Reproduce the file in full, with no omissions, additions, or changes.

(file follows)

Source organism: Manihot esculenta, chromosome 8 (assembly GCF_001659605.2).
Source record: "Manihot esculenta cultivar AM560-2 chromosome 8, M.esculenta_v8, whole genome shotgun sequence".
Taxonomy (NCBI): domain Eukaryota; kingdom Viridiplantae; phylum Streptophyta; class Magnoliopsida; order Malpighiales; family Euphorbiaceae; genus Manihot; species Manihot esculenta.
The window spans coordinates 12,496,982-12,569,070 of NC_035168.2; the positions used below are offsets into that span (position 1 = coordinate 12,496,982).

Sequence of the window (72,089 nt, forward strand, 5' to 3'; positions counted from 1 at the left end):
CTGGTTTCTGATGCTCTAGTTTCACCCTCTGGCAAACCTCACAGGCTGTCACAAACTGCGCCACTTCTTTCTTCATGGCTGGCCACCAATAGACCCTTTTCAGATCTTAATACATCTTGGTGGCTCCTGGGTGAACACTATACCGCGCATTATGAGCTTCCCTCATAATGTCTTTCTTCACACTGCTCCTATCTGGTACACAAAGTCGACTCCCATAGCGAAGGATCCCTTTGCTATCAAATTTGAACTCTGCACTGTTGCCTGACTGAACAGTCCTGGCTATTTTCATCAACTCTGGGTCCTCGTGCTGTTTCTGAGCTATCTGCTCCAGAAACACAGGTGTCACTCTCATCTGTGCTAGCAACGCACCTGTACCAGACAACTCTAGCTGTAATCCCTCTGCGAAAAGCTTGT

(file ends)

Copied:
Source organism: Manihot esculenta, chromosome 8 (assembly GCF_001659605.2).
Source record: "Manihot esculenta cultivar AM560-2 chromosome 8, M.esculenta_v8, whole genome shotgun sequence".
Taxonomy (NCBI): domain Eukaryota; kingdom Viridiplantae; phylum Streptophyta; class Magnoliopsida; order Malpighiales; family Euphorbiaceae; genus Manihot; species Manihot esculenta.
The window spans coordinates 12,496,982-12,569,070 of NC_035168.2; the positions used below are offsets into that span (position 1 = coordinate 12,496,982).

Sequence of the window (72,089 nt, forward strand, 5' to 3'; positions counted from 1 at the left end):
CTGGTTTCTGATGCTCTAGTTTCACCCTCTGGCAAACCTCACAGGCTGTCACAAACTGCGCCACTTCTTTCTTCATGGCTGGCCACCAATAGACCCTTTTCAGATCTTAATACATCTTGGTGGCTCCTGGGTGAACACTATACCGCGCATTATGAGCTTCCCTCATAATGTCTTTCTTCACACTGCTCCTATCTGGTACACAAAGTCGACTCCCATAGCGAAGGATCCCTTTGCTATCAAATTTGAACTCTGCACTGTTGCCTGACTGAACAGTCCTGGCTATTTTCATCAACTCTGGGTCCTCGTGCTGTTTCTGAGCTATCTGCTCCAGAAACACAGGTGTCACTCTCATCTGTGCTAGCAACGCACCTGTACCAGACAACTCTAGCTGTAATCCCTCTGCGAAAAGCTTGT